Sunday, October 31, 2010

Day two - First Day in the Saddle part 2


On my way back to practice I thought about what Mark said about working with young horses, or more specifically, babies.

Here's an embarrassing confession. It hadn't really clicked in my head that Smokey was a baby - I thought of the whole "baby" thing as a term of endearment. Not a literal description of what he is.

Over and over people would tell me how cute my "colt" was.

Colt? I didn't have a colt. This is a colt:

Smokey, to me, was not a colt. He was a horse.

But of course, he is really a baby. Mark explained that for the first three + years of a horse's life he can do whatever the heck he wants. Eat when he wants. Run when he wants. Pester when he wants. Then, at 3 or so the other members of the herd put their hooves down and the baby has to toe the line.

Smokey, like all babies, needed to grow up and realize that he had a job. That there were expectations that had to be met.

And it was my job to do that.

I need to keep my signals simple and clear.

The next time I came up we worked on stopping without the turn. That's when Smokey got his new nickname from Mark.

Goofball.

It took a while, but we got to a nice, clean stop without turning.

By the way my phrasing was off in my last post. The idea was to focus on a spot where I was going to stop and just keep that spot. Not compromise. We had to stop when I was facing the spot I was looking at, period.

Whew. That took a while.

Being compromising by nature was not a good thing. But we got it done.

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We left the clinic to jet down to the East Mountains of Albuquerque to pick up my niece and drop off Donna who was looking forward to a quiet evening. My niece and I went to meet bloggers!

Justina and Don, from Morning Bray, Val from Fantastyk Voyage and a surprise from Lisa from Laughing Orca Ranch!

It was a bit of a wait for dinner, but the food was great and the company even better. We laughed, shared stories, learned top secret answers to questions we always wondered about (See? this is why you have to go to dinner with bloggers. Ply them with food till they talk!).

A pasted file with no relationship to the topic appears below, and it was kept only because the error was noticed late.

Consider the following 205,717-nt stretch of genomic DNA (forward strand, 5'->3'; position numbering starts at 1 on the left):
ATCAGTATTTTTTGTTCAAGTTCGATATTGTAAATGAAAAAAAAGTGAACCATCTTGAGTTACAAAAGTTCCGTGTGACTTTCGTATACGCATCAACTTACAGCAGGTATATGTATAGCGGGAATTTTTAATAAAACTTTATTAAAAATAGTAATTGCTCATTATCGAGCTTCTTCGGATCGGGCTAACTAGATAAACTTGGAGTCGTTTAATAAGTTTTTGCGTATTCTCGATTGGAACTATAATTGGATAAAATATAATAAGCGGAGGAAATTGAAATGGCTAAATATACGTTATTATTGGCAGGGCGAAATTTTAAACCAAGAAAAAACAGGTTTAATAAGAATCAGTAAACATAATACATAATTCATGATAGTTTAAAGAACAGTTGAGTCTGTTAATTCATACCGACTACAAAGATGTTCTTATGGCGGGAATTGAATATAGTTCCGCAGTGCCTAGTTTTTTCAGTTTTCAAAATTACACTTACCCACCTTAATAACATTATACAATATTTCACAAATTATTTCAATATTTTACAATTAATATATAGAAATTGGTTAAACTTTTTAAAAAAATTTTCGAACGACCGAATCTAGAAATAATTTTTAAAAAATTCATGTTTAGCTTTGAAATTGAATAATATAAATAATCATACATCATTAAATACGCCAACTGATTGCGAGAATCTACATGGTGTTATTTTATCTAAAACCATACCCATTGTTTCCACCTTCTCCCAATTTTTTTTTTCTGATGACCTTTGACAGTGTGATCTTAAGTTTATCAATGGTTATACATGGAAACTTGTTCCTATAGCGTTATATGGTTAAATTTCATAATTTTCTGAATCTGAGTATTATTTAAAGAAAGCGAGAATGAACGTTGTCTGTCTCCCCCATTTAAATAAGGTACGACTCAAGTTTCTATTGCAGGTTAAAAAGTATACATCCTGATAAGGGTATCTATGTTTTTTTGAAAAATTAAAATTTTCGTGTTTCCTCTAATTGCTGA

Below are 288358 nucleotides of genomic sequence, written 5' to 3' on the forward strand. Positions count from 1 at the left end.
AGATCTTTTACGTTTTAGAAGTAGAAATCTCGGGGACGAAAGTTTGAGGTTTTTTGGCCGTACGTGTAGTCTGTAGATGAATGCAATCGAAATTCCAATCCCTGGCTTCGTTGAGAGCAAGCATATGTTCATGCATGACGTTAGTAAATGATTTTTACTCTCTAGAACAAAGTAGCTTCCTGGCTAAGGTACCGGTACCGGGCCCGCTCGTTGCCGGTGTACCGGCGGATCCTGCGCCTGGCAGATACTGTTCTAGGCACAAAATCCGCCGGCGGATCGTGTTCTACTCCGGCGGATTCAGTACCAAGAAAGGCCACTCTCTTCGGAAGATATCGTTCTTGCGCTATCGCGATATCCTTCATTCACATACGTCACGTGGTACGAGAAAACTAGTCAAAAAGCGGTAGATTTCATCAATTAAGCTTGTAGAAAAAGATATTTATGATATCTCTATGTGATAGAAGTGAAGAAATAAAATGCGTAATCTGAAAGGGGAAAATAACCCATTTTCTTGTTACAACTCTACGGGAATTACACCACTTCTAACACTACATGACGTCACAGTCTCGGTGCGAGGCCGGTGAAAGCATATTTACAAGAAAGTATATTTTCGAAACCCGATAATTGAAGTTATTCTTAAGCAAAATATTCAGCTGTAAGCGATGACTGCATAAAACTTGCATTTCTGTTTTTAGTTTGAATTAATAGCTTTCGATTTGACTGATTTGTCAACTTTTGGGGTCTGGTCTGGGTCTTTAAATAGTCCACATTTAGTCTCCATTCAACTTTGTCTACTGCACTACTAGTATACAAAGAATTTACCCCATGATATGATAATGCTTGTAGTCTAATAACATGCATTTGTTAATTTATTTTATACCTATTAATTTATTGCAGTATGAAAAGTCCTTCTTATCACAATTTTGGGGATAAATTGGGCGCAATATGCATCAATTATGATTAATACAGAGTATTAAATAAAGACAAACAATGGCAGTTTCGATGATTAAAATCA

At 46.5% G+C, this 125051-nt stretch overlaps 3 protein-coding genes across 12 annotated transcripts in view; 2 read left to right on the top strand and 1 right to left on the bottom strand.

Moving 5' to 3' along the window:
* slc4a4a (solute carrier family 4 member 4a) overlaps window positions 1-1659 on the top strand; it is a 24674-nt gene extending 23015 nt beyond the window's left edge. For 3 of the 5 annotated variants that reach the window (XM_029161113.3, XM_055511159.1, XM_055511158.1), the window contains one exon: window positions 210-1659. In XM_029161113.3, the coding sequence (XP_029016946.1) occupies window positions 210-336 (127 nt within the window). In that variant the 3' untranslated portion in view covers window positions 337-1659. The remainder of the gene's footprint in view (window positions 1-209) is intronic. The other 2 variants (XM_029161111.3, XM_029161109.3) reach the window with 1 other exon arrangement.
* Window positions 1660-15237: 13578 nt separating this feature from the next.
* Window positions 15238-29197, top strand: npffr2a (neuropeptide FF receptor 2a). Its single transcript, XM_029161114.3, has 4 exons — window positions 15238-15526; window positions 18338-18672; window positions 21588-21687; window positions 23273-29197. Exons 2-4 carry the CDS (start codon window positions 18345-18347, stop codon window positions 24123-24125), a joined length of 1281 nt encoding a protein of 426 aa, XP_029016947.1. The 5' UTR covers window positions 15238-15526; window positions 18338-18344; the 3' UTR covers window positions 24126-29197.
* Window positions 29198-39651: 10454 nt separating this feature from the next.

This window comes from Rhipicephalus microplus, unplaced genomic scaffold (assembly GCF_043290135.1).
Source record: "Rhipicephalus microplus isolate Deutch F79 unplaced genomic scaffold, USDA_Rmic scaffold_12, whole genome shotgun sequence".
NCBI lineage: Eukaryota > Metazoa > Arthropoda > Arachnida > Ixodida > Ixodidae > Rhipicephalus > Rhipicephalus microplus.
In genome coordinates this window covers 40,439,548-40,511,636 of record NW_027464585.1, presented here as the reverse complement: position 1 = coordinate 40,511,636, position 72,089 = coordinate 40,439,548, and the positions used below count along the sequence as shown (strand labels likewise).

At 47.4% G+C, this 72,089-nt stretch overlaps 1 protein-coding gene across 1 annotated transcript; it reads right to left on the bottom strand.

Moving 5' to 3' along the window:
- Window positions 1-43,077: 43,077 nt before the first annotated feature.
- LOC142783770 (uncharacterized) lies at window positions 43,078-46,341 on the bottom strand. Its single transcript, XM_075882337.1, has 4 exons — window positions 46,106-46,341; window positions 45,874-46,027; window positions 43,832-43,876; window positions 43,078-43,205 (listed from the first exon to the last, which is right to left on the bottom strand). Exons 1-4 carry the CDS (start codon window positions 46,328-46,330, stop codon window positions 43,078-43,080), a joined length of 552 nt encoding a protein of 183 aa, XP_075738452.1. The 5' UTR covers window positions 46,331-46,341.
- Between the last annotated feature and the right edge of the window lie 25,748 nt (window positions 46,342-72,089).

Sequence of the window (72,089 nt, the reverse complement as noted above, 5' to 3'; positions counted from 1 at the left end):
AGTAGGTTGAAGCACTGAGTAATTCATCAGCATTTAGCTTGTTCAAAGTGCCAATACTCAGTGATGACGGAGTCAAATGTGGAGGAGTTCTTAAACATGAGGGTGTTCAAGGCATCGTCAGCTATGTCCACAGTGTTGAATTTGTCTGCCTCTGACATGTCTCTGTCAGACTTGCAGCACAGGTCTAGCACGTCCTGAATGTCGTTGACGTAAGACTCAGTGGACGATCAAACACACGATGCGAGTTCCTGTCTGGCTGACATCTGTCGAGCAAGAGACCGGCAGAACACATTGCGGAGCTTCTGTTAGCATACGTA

And we celebrated Don's and my birthday! Yep, we're just a day apart.

Here's my rather cloudy cell phone picture. But the memories are as clear as a bell.

Val, Me, Justina, Don, Lisa. And a pretty ravaged meal. Yum!

Wish I could have bundled them all up and brought them home with me. But in some jurisdictions that's considered kidnapping.

Shame, really. :)

9 comments:

Kate said...

Looks like a great get-together!

It's interesting about Pie - at 4 1/2 he's a baby in some ways - he is overly attached to being with other horses - but in other ways he's not - a lot's been expected of him and he's done a lot. And physically he doesn't look like a baby, although he may fill out a bit. So far he's been easier to deal with than many babies - not to mention older horses - I've dealt with.

Leah Fry said...

How FUN!! I'd love to meet up with some blogger buds.

This was a great post. I have to constantly remind myself that Daltrey is still a baby. I'm not used to baby shenanigans. I'm used to grown-up Boyz who sometimes need reminders. It's a whole 'nother thing to be working with an "empty kettle," as Mr. Fry and I refer to Daltrey. It's a lesson in patience, to be sure.

Laughing Orca Ranch said...

Nope. I wouldn't consider it kidnapping on my part...I'd go willingly with you. hehe!

I love all horses. There's not a one that I don't think are attractive in some way or another, but Smokey, I must admit, is one of the cutest and most beautiful...oops, handsomest horses I've ever had the pleasure of meeting. And he's the most adorable colt ever!

~Lisa

Dan and Betty Cooksey said...

We had an invite to the dinner from Val (Fantastyk Voyage), but we were unable to make it. Maybe next time. We love El Pinto's.

Smokey will continue to mature, but my horse didn't really mellow out until he was 10. From 6, when I got him, until about 10, a little baby reaction would poke through every once in a while. Now he's as steady as a rock.

Keep up the good work.

Dan

jill said...

Your experience is similiar to my first one riding Scout with Mark. Scout had just turned four at the time and I had to learn to ride him very differently than Joe. Be very present and clear intended. It's a great stage for building trust. Enjoy it and revel in each little ah-ha moment you have as he grows. Rmember to have fun!!
I'm riding with Mark in the spring...can't wait!

Carol said...

My horse is 5 and I'd say he is just getting over being a baby in the last few months. Some seem to take longer than others. It's fun to experience them figuring out they have a job, and then starting to like it.

Fantastyk Voyager said...

Yes, it seems funny to refer to him as colt. I know you always refer to him as your green horse. But he wasn't a bit green when I saw him. He is a lovely color, buckskin, dun, grulla, whatever he is! I love his coloring and his face too. He has the kindest eyes.

It was great meeting up with everybody for dinner. But, why the heck do we always go so far for dinner when it's not convenient for anyone? Poor you! You had a late night out and an early morning following. You must have been running on adrenalin.

morningbrayfarm said...

It was a great get together! :) Happy Birthday to you once again... it was so nice meeting you Winter.

We'll be looking forward to the next time you're in NM... you've just got to come out and meet the donkey boyz. :D xxoo

Wolfie said...

How wonderful that you were able to meet up with blogger friends!!! So cool. Belated Happy Birthday, Winter, and best wishes for many more. Your clinic adventure has been amazing and I am sure has altered the way you approach riding. The fact that you are working at doing right by Smokey and doing right by yourself shows how committed you are. Good for you.